The revised Market Abuse Regulation (MAR) came into force on 3 July 2016. Like several similarly important European initiatives, it suffered delays in its finalisation. Unlike certain other important initiatives (such as MiFID II), it did not benefit from a delay. Therefore, large parts of the industry spent the early stages of 2016 hurrying to try to get ready for MAR. This articles reviews the post-implementation environment in three different aspects of MAR.
It only became apparent to the industry late in the MAR process that the deletion of a recital, which in effect said that sales notes did not amount to investment research, was in fact a policy change rather than a legalistic tidy up. As a result, for the first time a large number of short-term recommendations were caught by disclosure requirements originally drafted for research.
It appears that firms generally were able to take some steps to satisfy the new requirements, and to provide new disclaimer wording in investment recommendations where they were being caught for the first time by the new definition. It would probably be unrealistic to suggest that the industry is now perfect in this regard. Some of the imperfections were an inevitability of the legislation – it is impossible to provide the past 12 months’ recommendation history on day one when firms were not tracking such recommendations before MAR came in. It is also proving difficult to get the necessary parts of the disclaimer in the recommendation itself – the use of hyperlinks, or of emails, containing some of the wording is widespread. Arguably, this should not prove problematic in the long term – regulators will probably understand that a link contained in the investment recommendation itself is as good as they are likely to get. But it is probable that some firms are still struggling to capture, and provide, the information on the active disclosures (those which will vary according to the identity of the recommender and instrument) in time.
It would not be surprising if the Financial Conduct Authority (FCA) was to undertake some type of thematic review of the industry’s attempts to solve the many difficult conundrums contained within the investment recommendation regime, so as to be able to give further guidance (perhaps in 12 months’ time) so that firms can then continue to adjust their processes.
Monitoring for suspicious transactions and orders
Firms should already have been using manual and (usually) automated systems to detect suspicious transactions. Requiring the monitoring of suspicious orders is far more challenging. In a highly-automated world, this might require thousands more data sets to be analysed, without the ‘peg’ of a transaction upon which to make a determination as to whether or not there is cause for suspicion. Indeed, this appears to be one of the areas of MAR where the technology appears not yet to have caught up with the policy. Firms are either struggling to make progress in adapting existing systems to capture orders at all, or struggling to produce useful data from the analysis of orders, given the breadth of the definition of the word ‘order’. Firms are likely, for the foreseeable future, to be falling back on the helpful guidance given by the FCA that it expects firms to be able to show reasonable efforts to have complied in this area, and a plan to achieve full compliance at some point in the future.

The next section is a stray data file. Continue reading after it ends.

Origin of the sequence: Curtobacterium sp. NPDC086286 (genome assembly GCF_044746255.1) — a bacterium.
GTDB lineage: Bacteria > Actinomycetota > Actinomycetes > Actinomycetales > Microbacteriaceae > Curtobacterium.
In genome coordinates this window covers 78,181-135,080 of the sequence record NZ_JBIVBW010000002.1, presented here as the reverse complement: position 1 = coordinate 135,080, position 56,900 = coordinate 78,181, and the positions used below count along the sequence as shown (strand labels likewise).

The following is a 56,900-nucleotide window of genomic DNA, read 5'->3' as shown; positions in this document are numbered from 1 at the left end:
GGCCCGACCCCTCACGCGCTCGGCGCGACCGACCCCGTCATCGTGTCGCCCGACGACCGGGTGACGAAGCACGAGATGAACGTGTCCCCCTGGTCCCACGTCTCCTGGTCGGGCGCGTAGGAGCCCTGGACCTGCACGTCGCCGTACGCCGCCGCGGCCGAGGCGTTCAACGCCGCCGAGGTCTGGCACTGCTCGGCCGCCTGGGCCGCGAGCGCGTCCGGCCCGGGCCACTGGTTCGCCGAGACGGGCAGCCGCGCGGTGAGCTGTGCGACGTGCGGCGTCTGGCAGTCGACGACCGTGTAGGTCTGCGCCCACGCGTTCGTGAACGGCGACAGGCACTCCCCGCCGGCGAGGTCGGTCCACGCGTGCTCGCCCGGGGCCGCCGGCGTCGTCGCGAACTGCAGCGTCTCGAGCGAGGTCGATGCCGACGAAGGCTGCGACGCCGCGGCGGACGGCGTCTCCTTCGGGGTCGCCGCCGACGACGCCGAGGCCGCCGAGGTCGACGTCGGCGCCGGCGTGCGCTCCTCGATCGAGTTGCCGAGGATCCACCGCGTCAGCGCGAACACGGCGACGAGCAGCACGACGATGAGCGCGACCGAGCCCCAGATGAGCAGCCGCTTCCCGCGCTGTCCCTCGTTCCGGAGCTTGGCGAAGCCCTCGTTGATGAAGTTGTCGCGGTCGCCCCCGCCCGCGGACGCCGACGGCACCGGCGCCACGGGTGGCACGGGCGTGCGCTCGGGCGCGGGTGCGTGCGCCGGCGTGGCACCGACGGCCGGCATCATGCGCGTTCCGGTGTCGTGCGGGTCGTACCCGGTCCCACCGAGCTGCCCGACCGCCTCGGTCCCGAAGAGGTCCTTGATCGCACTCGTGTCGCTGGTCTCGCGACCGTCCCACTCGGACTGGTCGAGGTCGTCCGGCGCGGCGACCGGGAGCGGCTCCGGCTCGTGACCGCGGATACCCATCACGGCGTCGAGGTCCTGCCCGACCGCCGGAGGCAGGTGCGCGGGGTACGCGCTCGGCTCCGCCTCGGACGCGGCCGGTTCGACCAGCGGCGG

Market soundings and wall-crossings
One aspect of MAR that firms will be well advised to be completely on top of already is the new market soundings regime. This is because, first, the campaign against market abuse is so central to the FCA, and second, because the measures are viewed by regulators as being incremental rather than revolutionary. Indeed, part of the challenge in a post-MAR environment is for everyone to get used to the extra degree of process and detail required to comply with the market soundings’ ‘safe harbour’ (if we are indeed allowed to use those words). There have undoubtedly been some grumblings about the new process, although (presumably) over time people will get more used to it. Arguably, the greater change has been the combination of MAR with the decision in the Ian Hannam case that information is inside, because it is precise, if it is 5% or more likely to occur. That decision brings many more circumstances within the boundaries of the market abuse regime than had previously been thought, and therefore captures many more circumstances where the new rigour of the wall-crossing regime applies. When this is so, the wall-crossing regime seems more like a revolution. In particular, the post-MAR environment appears to have thrown up many more questions relating to (for example) debt capital markets, or M&A, where the analysis is actually centred around whether the information is inside or not – an area that MAR did not, itself, really change. It would not be surprising if firms’ progress in this regard was also part of a post-MAR thematic review.
It is unlikely that the FCA will carry out widespread visits on MAR compliance, or use heavy-handed enforcement powers, in the short term. But it is equally unlikely that it will never do so. The key for firms, as the FCA itself suggested in relation to suspicious transaction and order monitoring, is to be able to show what efforts they have undertaken to date and to have a reasonable plan for achieving full compliance in the medium term.